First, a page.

SEC May Ticket Speeding Traders

High-Frequency Firms Face Fees on Canceled Transactions

The Wall Street Journal

WASHINGTON—The Securities and Exchange Commission is looking to curb high-frequency traders' huge influence on stock trading and is considering charging fees for the myriad buy and sell orders that are later canceled, among other options.

SEC Chairman Mary Schapiro said a large portion of equities trading has little to do with "the fundamentals of the company that's being traded." She said it had more to do with "the minuscule aberrational price move" that computer-assisted traders with direct connections to the exchange can "jump on" in fractions of a second.

Such activity "worries me," Ms. Schapiro said in a breakfast meeting Wednesday with reporters. One solution would be forcing high-frequency traders to pay for the canceled trades that make up nine-tenths of all orders, she said.

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Another possible remedy: requiring such traders to maintain competitive buy and sell orders in the market throughout most of the trading day.

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But market liquidity could be the victim, the computer-trading industry warns, if regulators impose new fees or limits on rapid trades, potentially altering the market's landscape.

"It's going to chase a key constituency away" from the stock market, with some closing shop and others moving overseas, said Adam Honoré, research director at Aite Group, which follows computer trading.

Worries about high-speed trading have been mounting inside the SEC and the Commodity Futures Trading Commission for years, but Ms. Schapiro's remarks indicate a heightened sense of concern and suggest the agency could take aggressive action to rein in the practice.

High-frequency trading firms move in and out of stocks rapidly using powerful computers.

Ms. Schapiro did say that high-frequency traders provide liquidity to markets, "and that's a great thing. It's lowered the cost of trading." Yet she said some of her concerns about high-speed trading were sparked by the May 6, 2010, "flash crash," when the Dow Jones Industrial Average plunged hundreds of points in a matter of minutes before recovering much of the lost ground. An SEC report after the crash found that many high-frequency firms stopped trading during the upheaval, and some placed added pressure on the market by selling their positions.

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Many executives in charge of brokerage firms told Ms. Schapiro in the months after the crash that retail investors were "on the sidelines" until they understood what happened that day, she said Wednesday.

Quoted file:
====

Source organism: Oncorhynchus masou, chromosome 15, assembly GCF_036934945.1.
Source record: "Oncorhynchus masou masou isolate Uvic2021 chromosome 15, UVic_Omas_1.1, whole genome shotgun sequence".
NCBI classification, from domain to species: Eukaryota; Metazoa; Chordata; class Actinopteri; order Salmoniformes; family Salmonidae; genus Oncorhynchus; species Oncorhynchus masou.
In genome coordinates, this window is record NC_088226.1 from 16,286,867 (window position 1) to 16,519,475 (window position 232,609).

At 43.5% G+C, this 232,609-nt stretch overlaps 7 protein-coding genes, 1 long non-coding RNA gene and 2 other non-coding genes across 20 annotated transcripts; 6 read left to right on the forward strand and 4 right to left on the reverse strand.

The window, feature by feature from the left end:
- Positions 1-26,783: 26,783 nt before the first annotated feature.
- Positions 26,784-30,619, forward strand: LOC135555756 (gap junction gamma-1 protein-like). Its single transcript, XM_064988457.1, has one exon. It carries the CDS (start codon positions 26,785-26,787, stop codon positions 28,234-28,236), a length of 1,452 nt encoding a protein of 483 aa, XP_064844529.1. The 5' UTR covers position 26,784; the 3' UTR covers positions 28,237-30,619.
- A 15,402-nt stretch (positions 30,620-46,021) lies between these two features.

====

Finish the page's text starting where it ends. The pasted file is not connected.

For that reason, among others, the crash posed a challenge to the SEC's stated mission, which is to "maintain fair, orderly and efficient markets" and to "facilitate capital formation."

Ms. Schapiro said the SEC already has implemented a number of fixes since the flash crash, including circuit breakers that will pause trading in a stock that has made a large move in a short period of time. The SEC also has banned so-called stub quotes, in which a trader can offer to buy or sell a stock for a price far away from what most investors are willing to pay—a factor that caused many stocks to plunge temporarily to as little as a penny, or to soar to nearly $100,000, during the crash.

But more needs to be done, Ms. Schapiro said, including the creation of a consolidated audit trail that can track all trades in the stock and options markets.

Among the ideas the agency is considering, she said, is the implementation of obligations for certain high-frequency traders to provide quotes near the national best bid and offer prices—the highest buy and lowest sell orders across the market—during a certain percentage of the trading day.

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The SEC also is weighing imposing fees on order cancellations, which constitute "a vast majority of orders" submitted by high-frequency firms, Ms. Schapiro said. An estimated 95% to 98% of orders submitted by high-speed traders are canceled as the firms rapidly react to shifts in prices across the stock market, according to Tabb Group, which tracks trends in electronic trading. The possible fee, previously mentioned in a joint advisory committee of the SEC and CFTC, would likely be a tiny fraction of a cent per canceled order, experts say.

Critics worry that excessive cancellations are straining the ability of the stock market to handle trading activity. But high-frequency firms say that if they are forced to pay a fee for cancellations, they won't be able to trade as aggressively. It would reduce liquidity in the market by forcing them to buy at higher prices and sell at lower prices, in turn hurting ordinary investors, they say.

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